So, first of all, I didn’t balance them effectively, but I definitely learned a lot of tricks along the way! It was really rough [with] lots of travelling; you’d leave Friday morning or Thursday night and you’d come back home on a Sunday evening, and that’s four to six times a year. When I was VP External, and when I was President of ESSCO, I was going to the same events two years in a row. After the first year, I’d gotten into the swing of it, so I was able to better prepare myself for those time commitments [like] trying to figure out what I need to do the week before and what I need to do the week after to stay on top of everything outside—and inside—of my volunteering. My two biggest tips: have a to-do list and have a calendar application or a notebook—so, have the things you need to accomplish, and where you need to be and when. Combining those two things, you’ll be able to stay on top of just about anything.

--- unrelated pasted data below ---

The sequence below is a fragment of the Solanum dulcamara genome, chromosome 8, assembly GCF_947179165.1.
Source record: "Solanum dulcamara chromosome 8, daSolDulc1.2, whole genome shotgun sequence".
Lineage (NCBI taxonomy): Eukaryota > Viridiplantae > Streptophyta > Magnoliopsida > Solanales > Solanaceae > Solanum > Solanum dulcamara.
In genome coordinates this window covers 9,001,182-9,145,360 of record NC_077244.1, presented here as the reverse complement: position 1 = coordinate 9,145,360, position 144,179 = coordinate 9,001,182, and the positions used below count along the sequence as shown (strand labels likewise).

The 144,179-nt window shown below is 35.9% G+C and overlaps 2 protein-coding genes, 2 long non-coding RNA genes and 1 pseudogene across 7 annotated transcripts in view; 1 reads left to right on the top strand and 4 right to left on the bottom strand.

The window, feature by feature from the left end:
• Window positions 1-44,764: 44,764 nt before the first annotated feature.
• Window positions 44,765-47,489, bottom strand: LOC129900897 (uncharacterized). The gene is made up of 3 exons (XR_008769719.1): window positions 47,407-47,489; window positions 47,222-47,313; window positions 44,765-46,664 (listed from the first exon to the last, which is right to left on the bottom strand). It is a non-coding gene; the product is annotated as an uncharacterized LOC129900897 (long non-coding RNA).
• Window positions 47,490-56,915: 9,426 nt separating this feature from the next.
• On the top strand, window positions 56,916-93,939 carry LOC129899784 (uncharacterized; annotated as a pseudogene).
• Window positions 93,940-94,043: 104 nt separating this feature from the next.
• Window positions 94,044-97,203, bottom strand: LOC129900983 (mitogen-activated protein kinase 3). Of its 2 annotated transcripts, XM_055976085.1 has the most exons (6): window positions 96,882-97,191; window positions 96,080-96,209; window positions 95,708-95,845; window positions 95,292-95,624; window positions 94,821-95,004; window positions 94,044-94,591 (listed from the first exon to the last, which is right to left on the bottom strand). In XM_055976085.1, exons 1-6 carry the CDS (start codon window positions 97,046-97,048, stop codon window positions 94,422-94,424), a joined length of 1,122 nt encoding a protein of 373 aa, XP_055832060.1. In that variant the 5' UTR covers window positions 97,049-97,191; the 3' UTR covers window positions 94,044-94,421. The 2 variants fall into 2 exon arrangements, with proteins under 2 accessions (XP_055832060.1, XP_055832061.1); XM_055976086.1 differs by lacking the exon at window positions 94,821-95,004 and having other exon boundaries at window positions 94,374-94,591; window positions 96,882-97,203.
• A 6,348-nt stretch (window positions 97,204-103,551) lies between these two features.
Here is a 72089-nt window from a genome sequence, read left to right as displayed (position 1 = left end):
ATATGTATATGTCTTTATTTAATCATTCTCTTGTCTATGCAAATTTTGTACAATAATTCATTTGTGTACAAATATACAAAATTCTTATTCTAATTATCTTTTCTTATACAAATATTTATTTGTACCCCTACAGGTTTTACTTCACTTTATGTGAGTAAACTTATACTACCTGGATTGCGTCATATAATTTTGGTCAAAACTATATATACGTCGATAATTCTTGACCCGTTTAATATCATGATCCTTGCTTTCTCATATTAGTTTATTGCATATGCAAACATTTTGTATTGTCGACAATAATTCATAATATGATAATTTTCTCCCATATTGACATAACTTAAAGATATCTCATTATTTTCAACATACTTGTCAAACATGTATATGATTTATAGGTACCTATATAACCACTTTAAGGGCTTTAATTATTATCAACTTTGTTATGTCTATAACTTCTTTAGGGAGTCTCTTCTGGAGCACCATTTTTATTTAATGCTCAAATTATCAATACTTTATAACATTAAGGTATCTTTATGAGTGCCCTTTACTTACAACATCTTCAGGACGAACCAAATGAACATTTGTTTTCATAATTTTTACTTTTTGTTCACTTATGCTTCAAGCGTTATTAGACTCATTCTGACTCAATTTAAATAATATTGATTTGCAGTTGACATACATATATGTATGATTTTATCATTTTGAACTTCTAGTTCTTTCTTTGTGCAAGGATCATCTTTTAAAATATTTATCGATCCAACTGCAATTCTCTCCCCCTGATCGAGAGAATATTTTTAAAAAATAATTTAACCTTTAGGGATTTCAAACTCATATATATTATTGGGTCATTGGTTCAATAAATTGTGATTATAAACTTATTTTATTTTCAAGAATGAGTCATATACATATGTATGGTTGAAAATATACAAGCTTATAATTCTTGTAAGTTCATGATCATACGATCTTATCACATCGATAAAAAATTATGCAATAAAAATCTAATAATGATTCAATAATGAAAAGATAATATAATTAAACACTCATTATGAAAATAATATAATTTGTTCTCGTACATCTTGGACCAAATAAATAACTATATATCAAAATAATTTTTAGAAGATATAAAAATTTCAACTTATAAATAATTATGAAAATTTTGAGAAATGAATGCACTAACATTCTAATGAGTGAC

You and fellow engineering undergraduate student Alex Whitlock co-hosted a very successful Professional Engineers Ontario Student Conference just last month. What were some unexpected challenges presented by being one of the co-hosts of PEO-SC this year?
Luckily, Alex Whitlock and I both planned for the worst and hoped for the best. In doing so, we were truly able to deter a lot of problems from happening, but we had [problems] like guest speakers dropping out at the last minute or hotel accommodation issues, and confusion about food being served. They’re easy problems to solve, but in the moment, it can take a lot of dedication. I would be the face; I would continue to portray that everything is running smoothly [while] Alex did a lot of the background work. I highly recommend having two co-chairs. When we were able to split up the jobs into those respective areas, one of us could stay with the group while the other took care of business outside. It worked out incredibly well, and that’s a plan I would continue to use for the rest of my life organizing events.